25 May 2012

Personal Safety Alerm ★ 'bouhan' (security) bell/buzzer ★ One of the most essential items for Japanese school children

There is a list of things that parents have to prepare for the Japanese primary school... a school rucksack, called 'randoseru', 'bousai zukin' (a cushy head cover) for the earthquake emergency as well as a school uniform, a school hat, and PE clothes. But most importantly, 'bouhan' (security/crime prevention) bell/buzzer is what people cannot miss out!
It is probably known as a personal safety alarm outside Japan. You may be surprised by a selection of personal safety alarms in large supermarket throughout Japan. It is a gadget, sometimes with cute characters, but it has a style.

My 8 years old daughter has two safety alarms. One is for school which she puts on her school rucksack and the other for outside school whenever or wherever she goes after school. It could be a key holder and a neck holder with a long strap.

Unlike the other countries, children go to the local Japanese primary school by themselves without parents' drop-off . It is because Japan is relatively safe (mind you, it is up to now!) and it is usually a walk distance from home to school in a small community.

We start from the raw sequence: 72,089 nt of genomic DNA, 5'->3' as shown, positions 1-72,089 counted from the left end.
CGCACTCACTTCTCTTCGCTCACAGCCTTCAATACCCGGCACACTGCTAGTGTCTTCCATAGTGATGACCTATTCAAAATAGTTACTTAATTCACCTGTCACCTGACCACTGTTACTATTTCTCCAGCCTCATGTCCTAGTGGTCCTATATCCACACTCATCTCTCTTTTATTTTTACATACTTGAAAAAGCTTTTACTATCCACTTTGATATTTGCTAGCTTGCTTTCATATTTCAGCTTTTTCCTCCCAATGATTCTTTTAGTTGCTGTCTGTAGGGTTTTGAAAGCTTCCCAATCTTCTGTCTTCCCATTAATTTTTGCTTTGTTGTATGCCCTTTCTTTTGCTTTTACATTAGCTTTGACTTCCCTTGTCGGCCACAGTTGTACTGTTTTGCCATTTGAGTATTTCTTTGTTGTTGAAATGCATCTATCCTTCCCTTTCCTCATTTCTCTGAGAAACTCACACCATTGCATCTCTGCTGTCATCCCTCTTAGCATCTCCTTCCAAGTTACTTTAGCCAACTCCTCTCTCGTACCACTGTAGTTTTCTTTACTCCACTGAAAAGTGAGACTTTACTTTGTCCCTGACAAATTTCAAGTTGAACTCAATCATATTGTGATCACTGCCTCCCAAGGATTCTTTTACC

Please watch and listen how the personal safety alarms work.
(Mind you, they make a huge beep! Please turn down the volume before you play.)
Children tend to play with their personal safety alarms rather than what they actually need to use for emergency. It is just like a tale, 'The Boy Who Cried Wolf'.

Whatever reasons, the personal safety alarm is a little charm for Japanese school children from parents.

11 May 2012

Yummy & Healthy Japnaese School Lunch ★ Book Review: ''Tokyo Adachi Ward School Lunchroom'' in 2011

'How was your day at school?'
I ask my 8 years old daughter who goes to a local community (public) school everyday.
She always replies, 'The school lunch was yummy!'

That is good!
The boring and tasteless school lunch is an old story and even a recipe book called, ''The School Lunchroom in Tokyo, Adachi Ward - well-balanced meals with the key 12 nutrition, aiming for No.1 in Japan'' was published last year (Japanese language only).
The recipe book is a little arranged for home use but it has the same concept for school meal: good for well-being with balanced nutrition; good for dietary and mental education -  practise respect for the nature and the people who cook, cleanliness and proper table manners.
According to the recipe book, the school lunch in a manciple, Adachi Ward, offers three to four different dishes for each lunch - the main (rice, noodles, and others), a soup, the main/side vegetables, and a  dessert (often fruits).

There are three key points that the school nutritionist cannot miss out:
1) Well-balanced with 12 nutrition - Protein, Liloid, Carbohydrate, Calcium, Magnesium, Iron, Zinc, Vitamin A, Vitamin B1, Vitamin B2, Vitamin, C, Dietary fibre;
2) Calorie around 650kcal per meal with less than 5g of salt;
3) Less than 300 yen per head per meal.
This book also introduces the ingredients of the seasons in each chapters.